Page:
Toxins and Toxic Overload

What is your toxic load, body burden, pollution within?

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Your body's largest organ, your skin,  absorbs toxins, not only from what touches the skin, but from chemicals in the air. Your skin actually breathes and if your skin permeability has been compromised, passage of toxins through your skin into your body is even easier. When the skin becomes damaged, more toxins can be absorbed through the skin (  The dyes and chemicals in the laundry products used to wash clothing and bedding can cause many unpleasant symptoms in adults and children, including learning disorders. Toxin and symptom list..

"The issue of Toxic Load contributes to many health problems. A scientific article from the Journal of the National Cancer Institute suggested that more than 75% of cancer is caused by diet and environmental factors. In addition toxic exposure is a contributing factor to cardiovascular diseases, (heart attack), cerebrovascular diseases, (stroke), and neurodegenerative diseases, (Parkinsonís disease and Alzheimerís disease). Environmental pollutants stockpile in the body contributing to the chronic diseases." Crossroads Medical Associates

What type of things enter through your skin?  Toxins from personal care products, feminine products, scented products, air pollution, pesticides, herbicides, off-gasing from new products, plastics and buildings are just a few. Disposable diapers alone can contain or release dye, fragrance, plastic, toulene, xylene, ethylbenzene,  and dipentene. Researchers are studying the possible connection between "asthma-like" reactions and chemicals released by disposable diapers. Do you know what toxins are in the personal care products you use.  Compare your personal care product labels with the Toxic Ingredient Directory.


Toxic Overload

"Toxic load consists of past and present physical, chemical, biological contaminants in food, air and water, as well as the emotional state of the individual.  You can compare total body burden to a container - you can only fill it to capacity.  Anything above capacity causes spillover or, in other words, allergic symptoms and ultimately sickness.  Another image to keep in mind is the straw that breaks the camel's back".  Jozef J. Krop, M.D., FAAEM, Healing the Planet, One Patient at a Time.

"From the time we are babies and grow to adulthood, we rub an estimated 2,000 litres (84,000 ounces) of chemical-based lotions, shampoos, cosmetics and body products into our skin more than 470,000 times"  (Joseph Borkovic, Eco-dynamics_3-TM)  All of these chemicals must be broke down by the liver.  If the liver is unable to break them down they are stored in the body.

Fragrances in personal care products, household cleaners, scented candles, deodorizers, fabric softener sheets, laundry detergents, and perfumes can trigger multiple allergic reactions including headaches and have also been linked to reproductive disorders in both men and women.  Up to 200 chemicals including phthalates can be used to create one fragrance.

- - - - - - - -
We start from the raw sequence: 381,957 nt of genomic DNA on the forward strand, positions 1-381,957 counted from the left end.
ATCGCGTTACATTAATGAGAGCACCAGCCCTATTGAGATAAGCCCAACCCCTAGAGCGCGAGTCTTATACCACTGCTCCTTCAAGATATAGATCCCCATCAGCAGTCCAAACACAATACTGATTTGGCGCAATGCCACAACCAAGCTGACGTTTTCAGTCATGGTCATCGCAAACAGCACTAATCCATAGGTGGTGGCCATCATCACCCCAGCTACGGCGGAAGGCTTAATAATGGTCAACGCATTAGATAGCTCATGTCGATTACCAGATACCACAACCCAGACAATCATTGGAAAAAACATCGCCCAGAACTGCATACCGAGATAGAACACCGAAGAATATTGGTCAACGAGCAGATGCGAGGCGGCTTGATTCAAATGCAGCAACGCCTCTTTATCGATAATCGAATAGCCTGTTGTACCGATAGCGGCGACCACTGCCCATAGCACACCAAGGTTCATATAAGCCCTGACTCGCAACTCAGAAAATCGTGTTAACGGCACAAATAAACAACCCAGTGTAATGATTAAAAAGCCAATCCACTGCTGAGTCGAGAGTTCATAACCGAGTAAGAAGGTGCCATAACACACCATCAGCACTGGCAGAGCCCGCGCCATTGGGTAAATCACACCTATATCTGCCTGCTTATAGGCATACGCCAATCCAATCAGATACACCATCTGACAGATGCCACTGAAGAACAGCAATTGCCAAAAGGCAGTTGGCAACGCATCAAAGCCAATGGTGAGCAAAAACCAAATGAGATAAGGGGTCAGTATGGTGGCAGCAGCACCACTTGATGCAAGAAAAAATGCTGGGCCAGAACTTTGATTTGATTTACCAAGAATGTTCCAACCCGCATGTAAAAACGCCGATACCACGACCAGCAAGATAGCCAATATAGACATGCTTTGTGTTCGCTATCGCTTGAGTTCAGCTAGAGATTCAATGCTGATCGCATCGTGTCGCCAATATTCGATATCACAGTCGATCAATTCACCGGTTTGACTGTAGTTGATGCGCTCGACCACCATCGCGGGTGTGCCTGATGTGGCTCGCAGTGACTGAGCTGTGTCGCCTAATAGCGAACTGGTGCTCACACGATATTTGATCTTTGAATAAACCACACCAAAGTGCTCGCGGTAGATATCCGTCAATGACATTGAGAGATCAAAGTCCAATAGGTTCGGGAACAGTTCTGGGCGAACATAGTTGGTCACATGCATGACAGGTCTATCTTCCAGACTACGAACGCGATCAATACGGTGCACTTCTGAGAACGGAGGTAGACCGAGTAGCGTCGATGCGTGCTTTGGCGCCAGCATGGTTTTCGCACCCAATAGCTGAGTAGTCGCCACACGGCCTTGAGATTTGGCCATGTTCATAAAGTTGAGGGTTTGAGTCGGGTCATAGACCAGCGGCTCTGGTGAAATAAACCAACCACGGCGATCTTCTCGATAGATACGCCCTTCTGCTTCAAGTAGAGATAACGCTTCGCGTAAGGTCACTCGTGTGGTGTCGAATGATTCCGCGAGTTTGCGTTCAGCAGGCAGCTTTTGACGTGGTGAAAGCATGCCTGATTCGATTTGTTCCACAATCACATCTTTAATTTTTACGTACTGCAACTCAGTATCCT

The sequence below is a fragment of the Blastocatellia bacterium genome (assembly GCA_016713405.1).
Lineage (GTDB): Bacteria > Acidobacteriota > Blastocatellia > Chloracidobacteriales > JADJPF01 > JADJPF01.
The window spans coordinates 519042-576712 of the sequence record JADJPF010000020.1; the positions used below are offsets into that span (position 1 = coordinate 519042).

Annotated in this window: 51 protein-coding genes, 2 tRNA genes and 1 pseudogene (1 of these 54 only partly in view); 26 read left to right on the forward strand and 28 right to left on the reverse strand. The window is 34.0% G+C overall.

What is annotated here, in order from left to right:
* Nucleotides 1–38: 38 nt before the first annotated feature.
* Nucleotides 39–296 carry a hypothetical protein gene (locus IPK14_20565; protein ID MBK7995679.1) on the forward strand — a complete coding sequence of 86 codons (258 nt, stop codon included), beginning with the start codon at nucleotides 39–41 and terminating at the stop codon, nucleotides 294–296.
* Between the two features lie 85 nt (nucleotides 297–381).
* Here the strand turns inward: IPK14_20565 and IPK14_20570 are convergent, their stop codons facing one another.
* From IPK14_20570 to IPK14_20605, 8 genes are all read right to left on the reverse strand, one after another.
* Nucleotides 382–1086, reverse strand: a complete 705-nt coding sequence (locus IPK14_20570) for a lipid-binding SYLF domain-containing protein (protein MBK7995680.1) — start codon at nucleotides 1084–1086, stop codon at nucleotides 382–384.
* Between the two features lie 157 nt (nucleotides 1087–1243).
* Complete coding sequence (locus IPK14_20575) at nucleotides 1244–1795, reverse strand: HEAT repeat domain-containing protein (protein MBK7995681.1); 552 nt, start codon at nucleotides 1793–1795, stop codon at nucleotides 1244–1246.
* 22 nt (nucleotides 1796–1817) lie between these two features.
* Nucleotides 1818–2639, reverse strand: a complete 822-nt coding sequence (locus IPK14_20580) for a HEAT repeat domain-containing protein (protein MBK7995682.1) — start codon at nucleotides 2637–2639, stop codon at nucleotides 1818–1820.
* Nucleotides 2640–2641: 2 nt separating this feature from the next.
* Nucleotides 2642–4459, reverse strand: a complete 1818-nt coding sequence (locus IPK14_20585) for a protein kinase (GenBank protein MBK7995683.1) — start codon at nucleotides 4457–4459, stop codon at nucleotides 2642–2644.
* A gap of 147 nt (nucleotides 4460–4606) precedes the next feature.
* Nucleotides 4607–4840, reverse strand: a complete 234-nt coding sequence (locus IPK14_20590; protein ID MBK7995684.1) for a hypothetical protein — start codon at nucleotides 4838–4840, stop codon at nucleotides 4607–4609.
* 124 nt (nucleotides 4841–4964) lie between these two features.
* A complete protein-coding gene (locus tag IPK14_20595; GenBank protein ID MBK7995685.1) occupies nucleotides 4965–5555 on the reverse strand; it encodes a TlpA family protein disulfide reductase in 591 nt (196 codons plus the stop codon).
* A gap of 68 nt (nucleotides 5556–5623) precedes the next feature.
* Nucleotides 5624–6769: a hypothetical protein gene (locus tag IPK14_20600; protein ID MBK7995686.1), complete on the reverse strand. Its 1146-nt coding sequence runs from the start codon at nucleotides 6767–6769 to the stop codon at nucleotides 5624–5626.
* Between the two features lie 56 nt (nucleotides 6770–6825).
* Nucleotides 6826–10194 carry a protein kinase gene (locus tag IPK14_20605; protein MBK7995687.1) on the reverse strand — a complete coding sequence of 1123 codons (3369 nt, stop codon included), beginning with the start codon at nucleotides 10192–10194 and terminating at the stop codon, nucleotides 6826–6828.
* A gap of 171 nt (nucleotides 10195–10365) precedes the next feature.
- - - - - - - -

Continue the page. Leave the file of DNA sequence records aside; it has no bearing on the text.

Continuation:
"Scientists estimate that everyone alive today carries within her or his body at least 700 contaminants, most of which have not been well studied (Onstot and others)."   *Onstot J, Ayling R, Stanley J. Characterization of HRGC/MS Unidentified Peaks from the Analysis of Human Adipose Tissue. Volume 1: Technical Approach. Washington, DC: U.S. Environmental Protection Agency Office of Toxic Substances (560/6-87-002a), 1987.

Electromagnetic Sensitivity


Xenoestrogens: Endocrine disruptors
"Xenoestrogens are synthetic chemicals that mimic or interfere with estrogen in our bodies. They form a subset of a broader group of chemicals known as endocrine disruptors.

Exposure to xenoestrogens, which are found in pesticides, PCBs, plastics, and other industrial chemicals, has been linked to breast and ovarian cancers in women and to decreased testosterone levels, prostate cancer, and lowered sperm count in men. These damaging effects have been found in fish, reptiles, birds, rodents, and humans.

These chemicals are found in soil, lakes, and rivers as pesticide run-off from agricultural usage. They are present in polycarbonate plastic food wraps and containers and are also found in herbicides and pesticides on fruits and vegetables. Because hormones such as estrogen act in the body at very low levels (parts per trillion), exposure to even small amounts of environmental endocrine disruptors concern scientists. Although the plastic and chemical industries refute the links between their products and the effects of endocrine disruption, the government environmental agencies in Canada and the US have begun to screen potentially xenoestrogenic chemicals and to undertake more research into the impact these chemicals have on animals and humans. " Alive Magazine, August 2004

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Information Sources:

Body Burden Use toxin free products Toxins to be avoided

Nova Scotia Allergy and Environmental Health Assocation , Reducing chemical exposure

In Harm's Way: Toxic Threats to Child Development (Greater Boston Physicians for Social Responsibility)

Joseph Borkovic, Eco-dynamics_3-TM,

Trade Secrets

Our Stolen Future

Generations at Risk

Environmental Illness Society of Canada (EISC)

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